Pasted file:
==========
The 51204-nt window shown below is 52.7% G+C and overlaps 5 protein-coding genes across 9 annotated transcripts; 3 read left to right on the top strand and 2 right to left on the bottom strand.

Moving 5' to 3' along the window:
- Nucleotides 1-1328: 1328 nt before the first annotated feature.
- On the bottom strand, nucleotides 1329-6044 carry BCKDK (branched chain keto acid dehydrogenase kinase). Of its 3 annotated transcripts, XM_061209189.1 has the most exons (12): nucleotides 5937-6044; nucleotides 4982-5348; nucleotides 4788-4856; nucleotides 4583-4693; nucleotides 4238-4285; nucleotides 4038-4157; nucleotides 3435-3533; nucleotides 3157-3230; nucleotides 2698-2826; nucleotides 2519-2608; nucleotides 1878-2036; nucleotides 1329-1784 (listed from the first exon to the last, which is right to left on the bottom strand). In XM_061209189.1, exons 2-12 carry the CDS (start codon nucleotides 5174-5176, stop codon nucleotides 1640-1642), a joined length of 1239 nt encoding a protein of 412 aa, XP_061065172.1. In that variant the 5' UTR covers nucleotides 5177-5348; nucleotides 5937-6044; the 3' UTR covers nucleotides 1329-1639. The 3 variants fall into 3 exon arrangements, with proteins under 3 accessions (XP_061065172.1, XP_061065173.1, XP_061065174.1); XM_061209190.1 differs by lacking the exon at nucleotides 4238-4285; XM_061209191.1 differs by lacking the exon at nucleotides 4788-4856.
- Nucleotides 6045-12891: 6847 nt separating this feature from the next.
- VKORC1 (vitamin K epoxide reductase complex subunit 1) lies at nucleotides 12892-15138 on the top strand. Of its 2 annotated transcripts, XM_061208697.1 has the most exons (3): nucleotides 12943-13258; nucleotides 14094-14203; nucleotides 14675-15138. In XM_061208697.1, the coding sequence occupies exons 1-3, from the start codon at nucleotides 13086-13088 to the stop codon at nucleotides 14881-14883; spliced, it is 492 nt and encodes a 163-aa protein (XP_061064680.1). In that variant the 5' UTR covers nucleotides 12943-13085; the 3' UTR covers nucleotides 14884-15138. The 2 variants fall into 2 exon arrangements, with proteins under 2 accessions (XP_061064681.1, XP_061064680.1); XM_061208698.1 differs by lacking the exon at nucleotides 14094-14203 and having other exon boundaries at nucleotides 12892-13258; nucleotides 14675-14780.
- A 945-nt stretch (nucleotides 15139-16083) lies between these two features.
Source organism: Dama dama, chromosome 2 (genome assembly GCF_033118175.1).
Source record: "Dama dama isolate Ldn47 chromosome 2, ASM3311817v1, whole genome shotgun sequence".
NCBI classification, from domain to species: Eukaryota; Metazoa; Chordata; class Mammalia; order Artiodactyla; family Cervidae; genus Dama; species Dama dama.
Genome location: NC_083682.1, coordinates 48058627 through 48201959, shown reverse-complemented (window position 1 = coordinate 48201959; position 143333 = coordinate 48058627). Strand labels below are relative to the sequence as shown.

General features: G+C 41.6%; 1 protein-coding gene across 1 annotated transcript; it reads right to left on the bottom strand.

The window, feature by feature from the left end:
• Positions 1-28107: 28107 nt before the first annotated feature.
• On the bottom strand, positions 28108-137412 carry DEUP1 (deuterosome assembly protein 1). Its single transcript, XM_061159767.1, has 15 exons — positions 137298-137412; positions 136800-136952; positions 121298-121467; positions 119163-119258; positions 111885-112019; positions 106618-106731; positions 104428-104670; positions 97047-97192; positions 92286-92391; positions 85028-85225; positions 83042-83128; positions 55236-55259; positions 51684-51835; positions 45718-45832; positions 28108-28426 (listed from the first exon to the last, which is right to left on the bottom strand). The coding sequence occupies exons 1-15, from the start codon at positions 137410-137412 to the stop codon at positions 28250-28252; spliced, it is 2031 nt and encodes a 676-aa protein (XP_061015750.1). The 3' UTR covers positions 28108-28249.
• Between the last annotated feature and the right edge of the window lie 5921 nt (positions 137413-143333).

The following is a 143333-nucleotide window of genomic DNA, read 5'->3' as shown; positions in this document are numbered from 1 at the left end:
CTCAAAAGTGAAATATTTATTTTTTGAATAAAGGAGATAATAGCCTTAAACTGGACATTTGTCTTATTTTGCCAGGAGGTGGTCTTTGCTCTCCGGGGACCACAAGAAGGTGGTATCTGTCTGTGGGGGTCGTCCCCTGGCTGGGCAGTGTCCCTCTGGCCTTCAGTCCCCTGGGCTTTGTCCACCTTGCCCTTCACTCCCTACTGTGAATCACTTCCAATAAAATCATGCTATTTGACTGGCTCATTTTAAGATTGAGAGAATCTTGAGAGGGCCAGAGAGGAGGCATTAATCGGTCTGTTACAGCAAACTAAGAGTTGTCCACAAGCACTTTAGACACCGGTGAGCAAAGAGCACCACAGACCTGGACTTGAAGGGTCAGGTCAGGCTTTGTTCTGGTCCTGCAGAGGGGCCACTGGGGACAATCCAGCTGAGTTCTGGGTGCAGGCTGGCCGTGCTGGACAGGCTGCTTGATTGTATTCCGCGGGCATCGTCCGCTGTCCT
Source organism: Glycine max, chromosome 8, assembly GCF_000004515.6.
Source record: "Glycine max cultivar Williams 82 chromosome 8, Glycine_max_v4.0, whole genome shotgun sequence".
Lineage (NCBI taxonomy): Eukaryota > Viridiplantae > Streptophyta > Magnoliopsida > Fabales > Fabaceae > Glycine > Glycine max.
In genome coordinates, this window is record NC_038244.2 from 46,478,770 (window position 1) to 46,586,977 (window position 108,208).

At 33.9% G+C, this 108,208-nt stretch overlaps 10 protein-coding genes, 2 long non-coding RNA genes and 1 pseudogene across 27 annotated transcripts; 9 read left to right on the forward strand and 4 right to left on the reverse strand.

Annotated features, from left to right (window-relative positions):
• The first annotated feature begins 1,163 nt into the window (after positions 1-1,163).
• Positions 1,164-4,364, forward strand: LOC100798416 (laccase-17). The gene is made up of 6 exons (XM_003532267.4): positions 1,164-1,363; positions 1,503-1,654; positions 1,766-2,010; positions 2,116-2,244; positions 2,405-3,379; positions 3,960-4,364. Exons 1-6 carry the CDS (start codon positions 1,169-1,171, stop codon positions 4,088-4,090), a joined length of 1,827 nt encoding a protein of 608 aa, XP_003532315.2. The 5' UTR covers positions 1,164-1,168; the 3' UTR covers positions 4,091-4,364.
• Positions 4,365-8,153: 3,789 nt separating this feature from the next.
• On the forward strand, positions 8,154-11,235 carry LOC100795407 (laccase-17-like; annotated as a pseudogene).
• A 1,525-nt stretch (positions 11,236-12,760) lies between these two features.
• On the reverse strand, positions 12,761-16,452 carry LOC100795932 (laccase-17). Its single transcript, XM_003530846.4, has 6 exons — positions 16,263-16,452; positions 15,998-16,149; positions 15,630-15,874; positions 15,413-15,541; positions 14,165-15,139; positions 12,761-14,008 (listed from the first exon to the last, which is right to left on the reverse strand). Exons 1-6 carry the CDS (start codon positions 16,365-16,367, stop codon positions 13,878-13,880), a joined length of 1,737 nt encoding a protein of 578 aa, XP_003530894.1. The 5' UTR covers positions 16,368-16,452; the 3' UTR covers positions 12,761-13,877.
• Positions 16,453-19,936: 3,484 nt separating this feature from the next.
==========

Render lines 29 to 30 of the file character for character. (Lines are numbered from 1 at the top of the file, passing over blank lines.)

• A 1,525-nt stretch (positions 11,236-12,760) lies between these two features.
• On the reverse strand, positions 12,761-16,452 carry LOC100795932 (laccase-17). Its single transcript, XM_003530846.4, has 6 exons — positions 16,263-16,452; positions 15,998-16,149; positions 15,630-15,874; positions 15,413-15,541; positions 14,165-15,139; positions 12,761-14,008 (listed from the first exon to the last, which is right to left on the reverse strand). Exons 1-6 carry the CDS (start codon positions 16,365-16,367, stop codon positions 13,878-13,880), a joined length of 1,737 nt encoding a protein of 578 aa, XP_003530894.1. The 5' UTR covers positions 16,368-16,452; the 3' UTR covers positions 12,761-13,877.